Hear about travel to Southwest England as the Amateur Traveler talks to Edith about her adopted home.
This episode will look at the area southwest of Bristol, two hours west of London. Edith says that the area of southwest England is “archetypical English”. “If you go away from the big cities you’ve got these really narrow country lanes. You’ve got the old stone walls. You’ve got the houses. You’ve got the hedgerows. You’ve got the birds chirping, people working in their gardens. You can sit outside and enjoy cream tea. You’ve got the National Parks of Exmoor and Dartmoor and the beautiful coastline as well.”
“If you are out to discover the heart of the countryside then it would probably be best to stay in a place like the city of Wells which is a nice, rather small, city but it’s got a beautiful cathedral and cathedral square, a nice market square as well. You could also station yourself in Bristol and then just do trips from the city of Bristol if you are more of a city dweller.”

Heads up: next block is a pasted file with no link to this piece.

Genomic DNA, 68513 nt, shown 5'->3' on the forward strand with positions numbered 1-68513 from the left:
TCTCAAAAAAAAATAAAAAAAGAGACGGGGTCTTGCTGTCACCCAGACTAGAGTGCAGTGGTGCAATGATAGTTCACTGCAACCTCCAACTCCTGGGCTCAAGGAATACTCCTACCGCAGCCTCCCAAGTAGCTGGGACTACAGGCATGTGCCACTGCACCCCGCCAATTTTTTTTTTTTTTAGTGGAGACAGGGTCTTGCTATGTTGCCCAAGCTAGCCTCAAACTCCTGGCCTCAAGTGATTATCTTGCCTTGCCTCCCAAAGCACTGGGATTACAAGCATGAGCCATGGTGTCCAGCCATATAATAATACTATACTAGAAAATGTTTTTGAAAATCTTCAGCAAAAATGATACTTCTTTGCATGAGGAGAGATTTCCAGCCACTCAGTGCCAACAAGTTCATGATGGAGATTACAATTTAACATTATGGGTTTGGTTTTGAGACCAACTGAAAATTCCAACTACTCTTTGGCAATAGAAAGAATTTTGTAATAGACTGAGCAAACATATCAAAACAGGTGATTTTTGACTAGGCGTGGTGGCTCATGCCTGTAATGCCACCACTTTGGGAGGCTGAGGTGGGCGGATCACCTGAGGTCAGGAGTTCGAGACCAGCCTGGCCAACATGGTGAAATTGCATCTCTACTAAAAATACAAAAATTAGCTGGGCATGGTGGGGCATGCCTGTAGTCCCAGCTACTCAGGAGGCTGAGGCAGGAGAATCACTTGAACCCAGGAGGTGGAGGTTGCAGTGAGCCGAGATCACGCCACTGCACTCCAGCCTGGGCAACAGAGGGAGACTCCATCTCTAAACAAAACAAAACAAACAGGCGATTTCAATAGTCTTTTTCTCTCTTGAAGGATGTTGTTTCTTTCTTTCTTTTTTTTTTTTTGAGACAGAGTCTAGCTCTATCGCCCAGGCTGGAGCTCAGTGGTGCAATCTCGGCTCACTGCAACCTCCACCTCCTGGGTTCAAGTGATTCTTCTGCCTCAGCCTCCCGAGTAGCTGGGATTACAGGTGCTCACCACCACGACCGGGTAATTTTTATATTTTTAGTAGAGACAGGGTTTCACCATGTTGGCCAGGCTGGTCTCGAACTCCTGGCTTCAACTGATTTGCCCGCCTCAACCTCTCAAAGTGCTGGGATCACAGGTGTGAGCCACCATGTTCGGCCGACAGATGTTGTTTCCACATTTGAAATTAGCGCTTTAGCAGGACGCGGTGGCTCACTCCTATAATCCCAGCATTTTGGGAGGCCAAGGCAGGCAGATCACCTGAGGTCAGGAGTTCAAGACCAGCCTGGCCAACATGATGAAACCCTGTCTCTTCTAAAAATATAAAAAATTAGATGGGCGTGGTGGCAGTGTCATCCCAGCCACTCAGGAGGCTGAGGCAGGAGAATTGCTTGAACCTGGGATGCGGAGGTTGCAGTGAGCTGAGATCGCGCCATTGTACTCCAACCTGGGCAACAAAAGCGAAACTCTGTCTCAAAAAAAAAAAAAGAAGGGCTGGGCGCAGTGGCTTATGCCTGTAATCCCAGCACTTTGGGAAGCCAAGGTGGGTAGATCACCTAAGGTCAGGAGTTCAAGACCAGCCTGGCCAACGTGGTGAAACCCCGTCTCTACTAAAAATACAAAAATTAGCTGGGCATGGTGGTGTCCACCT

Edith starts her itinerary in Bristol which is near the sea on the River Avon with sites like the Clifton Suspension Bridge and the Ashton Court Estate on the far side of the bridge from the city. From there she directs us to the town of Cheddar, like the cheese, and the Cheddar Gorge with its caves that were used to keep the cheese. Axbridge nearby is a medieval town with King John’s hunting lodge. She recommends a stop for tea or lunch at Axbridge.
“Wells is just towards the east of Cheddar. It has the cathedral and the bishop’s palace. You just think it is a place that isn’t real. It’s out of a fairytale in a way. If you go to the city center of Wells you got the massive cathedral. It’s just mind-blowingly big because Wells itself is rather a small town. Go and see the cathedral which, even if you are not religious, I would recommend you do.” The Bishop’s palace still has a protective moat and looks like a “fairytale castle”. Wells has a market on Wednesday and Saturday mornings. Wednesday’s market is more food-oriented.